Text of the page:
Wenseslaus Hollar, Map of London (1660). Image courtesy Wikimedia Commons.

The distance between the Deanery inside Paul’s Churchyard, just southwest of the West Front of St Paul’s Cathedral, to the Tudor Gateway in Chancery Lane, the main access point for Lincoln’s Inn, was about eight tenths of a mile in 1623. One traveled from the Deanery through Ludgate, then westward on Fleet Street, turning right onto Chancery Lane, then preceeding north ward before turning left through the Gateway into the precincts of the Inn.

Donne certainly could have walked over from the Deanery — it is, today, about a fifteen minute walk — but I suspect he rode a horse, or, perhaps more likely, rode in a carriage, either on his own, or with George Montaigne, Bishop of London, and other members of the Bishop’s entourage.

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The Inn’s website tells us that the great oak doors in the Gate House date from 1564. The Gate House itself was built during the years 1517 to 1521, with bricks dug and made within the Inn.  Above the gateway, facing eastwards into Chancery Lane, there are the arms (from left to right) of Henry de Lacy, Earl of Lincoln; Henry VIII; and Sir Thomas Lovell.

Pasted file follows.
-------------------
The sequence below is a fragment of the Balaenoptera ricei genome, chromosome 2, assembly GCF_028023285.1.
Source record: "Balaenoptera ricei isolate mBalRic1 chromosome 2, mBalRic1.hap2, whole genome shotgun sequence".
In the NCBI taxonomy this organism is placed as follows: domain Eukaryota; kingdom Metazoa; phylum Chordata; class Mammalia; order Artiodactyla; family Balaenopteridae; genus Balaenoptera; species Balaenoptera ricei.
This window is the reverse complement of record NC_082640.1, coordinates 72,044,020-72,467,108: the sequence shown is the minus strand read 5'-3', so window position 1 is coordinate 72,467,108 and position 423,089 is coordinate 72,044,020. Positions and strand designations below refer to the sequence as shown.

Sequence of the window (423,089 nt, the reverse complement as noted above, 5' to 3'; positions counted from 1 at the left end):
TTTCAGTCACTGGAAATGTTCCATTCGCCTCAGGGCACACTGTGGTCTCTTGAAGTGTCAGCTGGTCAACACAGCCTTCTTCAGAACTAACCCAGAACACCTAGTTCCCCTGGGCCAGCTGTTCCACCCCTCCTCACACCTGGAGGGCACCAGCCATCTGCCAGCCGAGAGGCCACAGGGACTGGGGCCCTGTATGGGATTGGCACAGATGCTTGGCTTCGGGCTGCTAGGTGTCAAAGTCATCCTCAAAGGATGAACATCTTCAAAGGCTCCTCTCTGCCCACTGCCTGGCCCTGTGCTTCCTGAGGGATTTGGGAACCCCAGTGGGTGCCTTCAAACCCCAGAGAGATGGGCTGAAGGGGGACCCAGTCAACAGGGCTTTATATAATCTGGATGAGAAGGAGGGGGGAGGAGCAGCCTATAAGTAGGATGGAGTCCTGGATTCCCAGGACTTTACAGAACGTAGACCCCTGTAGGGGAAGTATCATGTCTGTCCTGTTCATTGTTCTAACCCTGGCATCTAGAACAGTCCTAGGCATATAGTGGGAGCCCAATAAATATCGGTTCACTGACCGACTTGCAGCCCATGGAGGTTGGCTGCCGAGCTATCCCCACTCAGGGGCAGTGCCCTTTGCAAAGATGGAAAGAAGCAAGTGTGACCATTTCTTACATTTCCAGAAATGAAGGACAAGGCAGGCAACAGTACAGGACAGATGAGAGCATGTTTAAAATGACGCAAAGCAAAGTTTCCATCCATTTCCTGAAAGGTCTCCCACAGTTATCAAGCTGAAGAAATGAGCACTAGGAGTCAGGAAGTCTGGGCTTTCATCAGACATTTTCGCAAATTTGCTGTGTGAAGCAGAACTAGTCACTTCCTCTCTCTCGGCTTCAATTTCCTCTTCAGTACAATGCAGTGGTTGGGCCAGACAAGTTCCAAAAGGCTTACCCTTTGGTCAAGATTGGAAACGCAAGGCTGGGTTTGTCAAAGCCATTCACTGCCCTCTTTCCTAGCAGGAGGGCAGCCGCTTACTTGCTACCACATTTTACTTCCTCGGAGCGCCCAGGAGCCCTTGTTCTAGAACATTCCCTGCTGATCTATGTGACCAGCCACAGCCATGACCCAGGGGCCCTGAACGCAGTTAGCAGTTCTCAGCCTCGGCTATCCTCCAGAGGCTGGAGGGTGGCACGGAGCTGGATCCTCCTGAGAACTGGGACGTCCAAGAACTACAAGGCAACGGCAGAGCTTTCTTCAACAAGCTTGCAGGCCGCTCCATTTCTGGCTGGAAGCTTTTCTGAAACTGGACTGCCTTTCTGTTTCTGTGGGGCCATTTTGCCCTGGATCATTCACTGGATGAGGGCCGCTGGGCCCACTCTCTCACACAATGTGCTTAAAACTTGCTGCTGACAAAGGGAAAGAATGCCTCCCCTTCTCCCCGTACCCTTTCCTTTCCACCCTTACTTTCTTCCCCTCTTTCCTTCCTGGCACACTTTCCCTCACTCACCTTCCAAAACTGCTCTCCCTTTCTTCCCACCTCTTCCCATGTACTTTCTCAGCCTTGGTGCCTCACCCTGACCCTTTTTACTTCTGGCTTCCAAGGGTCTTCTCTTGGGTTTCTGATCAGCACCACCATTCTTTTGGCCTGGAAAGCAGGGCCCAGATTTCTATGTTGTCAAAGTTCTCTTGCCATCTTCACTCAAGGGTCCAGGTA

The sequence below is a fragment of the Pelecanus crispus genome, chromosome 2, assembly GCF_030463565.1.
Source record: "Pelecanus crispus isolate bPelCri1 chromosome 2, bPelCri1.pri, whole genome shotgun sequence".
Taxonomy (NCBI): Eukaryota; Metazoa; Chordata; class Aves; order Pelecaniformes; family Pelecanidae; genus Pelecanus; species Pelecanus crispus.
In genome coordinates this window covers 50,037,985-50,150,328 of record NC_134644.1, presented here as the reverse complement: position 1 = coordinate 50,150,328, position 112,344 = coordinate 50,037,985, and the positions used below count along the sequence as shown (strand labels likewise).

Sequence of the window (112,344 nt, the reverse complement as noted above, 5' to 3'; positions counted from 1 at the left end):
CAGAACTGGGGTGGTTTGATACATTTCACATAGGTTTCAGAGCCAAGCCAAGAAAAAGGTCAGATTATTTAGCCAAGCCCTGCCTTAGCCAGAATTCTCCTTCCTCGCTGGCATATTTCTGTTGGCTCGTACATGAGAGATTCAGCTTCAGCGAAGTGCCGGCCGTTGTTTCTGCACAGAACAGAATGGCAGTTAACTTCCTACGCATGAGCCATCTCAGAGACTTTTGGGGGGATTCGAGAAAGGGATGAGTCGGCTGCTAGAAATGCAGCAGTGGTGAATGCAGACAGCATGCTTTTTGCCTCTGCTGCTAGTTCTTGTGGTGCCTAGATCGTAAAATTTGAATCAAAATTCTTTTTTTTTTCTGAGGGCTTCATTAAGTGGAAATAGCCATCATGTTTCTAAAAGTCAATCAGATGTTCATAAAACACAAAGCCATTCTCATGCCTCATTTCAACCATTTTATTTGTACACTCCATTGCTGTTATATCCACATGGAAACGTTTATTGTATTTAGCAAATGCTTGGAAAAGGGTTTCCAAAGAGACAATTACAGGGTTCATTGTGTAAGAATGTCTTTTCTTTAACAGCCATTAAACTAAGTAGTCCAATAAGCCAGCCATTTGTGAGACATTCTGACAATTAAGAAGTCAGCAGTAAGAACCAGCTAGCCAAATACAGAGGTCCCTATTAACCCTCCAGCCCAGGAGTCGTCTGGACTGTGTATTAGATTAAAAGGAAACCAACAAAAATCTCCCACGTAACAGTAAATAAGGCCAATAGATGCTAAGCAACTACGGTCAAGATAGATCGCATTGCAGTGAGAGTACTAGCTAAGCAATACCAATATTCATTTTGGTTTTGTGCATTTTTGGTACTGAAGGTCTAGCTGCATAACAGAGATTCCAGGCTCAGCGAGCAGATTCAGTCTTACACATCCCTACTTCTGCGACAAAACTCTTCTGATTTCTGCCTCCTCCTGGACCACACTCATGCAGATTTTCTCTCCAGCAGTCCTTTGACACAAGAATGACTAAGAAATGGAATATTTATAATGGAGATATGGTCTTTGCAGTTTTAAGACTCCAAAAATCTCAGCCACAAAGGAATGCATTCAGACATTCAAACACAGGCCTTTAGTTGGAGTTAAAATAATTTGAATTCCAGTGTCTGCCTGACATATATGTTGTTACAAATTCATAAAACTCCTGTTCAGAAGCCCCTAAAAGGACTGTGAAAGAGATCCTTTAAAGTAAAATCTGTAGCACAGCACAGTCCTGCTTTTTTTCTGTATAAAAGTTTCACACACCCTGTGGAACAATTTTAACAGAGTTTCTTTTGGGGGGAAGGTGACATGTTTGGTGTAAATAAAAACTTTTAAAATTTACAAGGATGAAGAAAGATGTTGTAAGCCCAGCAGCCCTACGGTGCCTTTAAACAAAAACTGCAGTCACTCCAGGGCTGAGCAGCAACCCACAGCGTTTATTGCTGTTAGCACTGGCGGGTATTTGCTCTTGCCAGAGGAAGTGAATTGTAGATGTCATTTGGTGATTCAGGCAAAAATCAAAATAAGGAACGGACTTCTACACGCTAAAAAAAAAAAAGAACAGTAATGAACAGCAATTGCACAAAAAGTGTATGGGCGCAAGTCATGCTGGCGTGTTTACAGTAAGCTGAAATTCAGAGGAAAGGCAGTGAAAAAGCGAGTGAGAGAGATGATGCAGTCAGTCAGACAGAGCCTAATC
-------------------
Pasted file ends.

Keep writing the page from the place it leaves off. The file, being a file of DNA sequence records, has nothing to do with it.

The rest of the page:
Plan of Lincolns Inn in 1805, from Student's Guide Through Lincoln's Inn by Thomas Lane, 1805. Lincoln's Inn is comprised of the Old Buildings, The Garden, Serle Court or New Square, and The Stone Building.


The layout of buildings inside the grounds of Lincoln’s Inn, including Trinity Chapel and the buildings adjacent to it, can be seen either in Wenseslaus Hollar’s map of Westminster from 1660 or in an early 19th century aerial view.

The Palace at Westminster. Engraving by Wenseslaus Hollar (1650), courtesy WIlimedia Commons.

Lincoln’s Inn and other other Inns of Court were appropriately situated between the west wall of the City of London and the old Palace of Westminster, where the Houses of Parliament met in the 17th century, and the Palace of Whitehall, where the monarch had lived since Henry VIII.